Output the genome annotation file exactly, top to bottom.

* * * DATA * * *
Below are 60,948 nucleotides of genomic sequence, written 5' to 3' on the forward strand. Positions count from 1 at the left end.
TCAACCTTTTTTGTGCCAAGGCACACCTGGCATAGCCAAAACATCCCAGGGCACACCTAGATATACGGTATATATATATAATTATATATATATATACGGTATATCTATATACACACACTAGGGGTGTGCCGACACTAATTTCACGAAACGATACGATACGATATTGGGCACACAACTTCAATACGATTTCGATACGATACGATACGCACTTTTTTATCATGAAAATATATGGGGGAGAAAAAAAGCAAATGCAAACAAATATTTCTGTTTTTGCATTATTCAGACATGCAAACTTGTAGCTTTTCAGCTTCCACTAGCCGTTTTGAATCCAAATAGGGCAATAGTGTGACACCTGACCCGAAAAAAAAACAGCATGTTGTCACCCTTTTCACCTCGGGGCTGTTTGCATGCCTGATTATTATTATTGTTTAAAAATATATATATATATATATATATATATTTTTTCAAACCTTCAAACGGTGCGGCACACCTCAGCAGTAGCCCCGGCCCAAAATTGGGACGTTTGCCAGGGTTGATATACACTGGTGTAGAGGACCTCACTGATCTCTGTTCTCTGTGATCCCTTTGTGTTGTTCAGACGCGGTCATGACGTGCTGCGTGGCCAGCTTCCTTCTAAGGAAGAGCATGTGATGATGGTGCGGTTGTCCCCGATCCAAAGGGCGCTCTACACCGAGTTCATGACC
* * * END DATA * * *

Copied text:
Below are 60,948 nucleotides of genomic sequence, written 5' to 3' on the forward strand. Positions count from 1 at the left end.
TCAACCTTTTTTGTGCCAAGGCACACCTGGCATAGCCAAAACATCCCAGGGCACACCTAGATATACGGTATATATATATAATTATATATATATATACGGTATATCTATATACACACACTAGGGGTGTGCCGACACTAATTTCACGAAACGATACGATACGATATTGGGCACACAACTTCAATACGATTTCGATACGATACGATACGCACTTTTTTATCATGAAAATATATGGGGGAGAAAAAAAGCAAATGCAAACAAATATTTCTGTTTTTGCATTATTCAGACATGCAAACTTGTAGCTTTTCAGCTTCCACTAGCCGTTTTGAATCCAAATAGGGCAATAGTGTGACACCTGACCCGAAAAAAAAACAGCATGTTGTCACCCTTTTCACCTCGGGGCTGTTTGCATGCCTGATTATTATTATTGTTTAAAAATATATATATATATATATATATATATTTTTTCAAACCTTCAAACGGTGCGGCACACCTCAGCAGTAGCCCCGGCCCAAAATTGGGACGTTTGCCAGGGTTGATATACACTGGTGTAGAGGACCTCACTGATCTCTGTTCTCTGTGATCCCTTTGTGTTGTTCAGACGCGGTCATGACGTGCTGCGTGGCCAGCTTCCTTCTAAGGAAGAGCATGTGATGATGGTGCGGTTGTCCCCGATCCAAAGGGCGCTCTACACCGAGTTCATGACC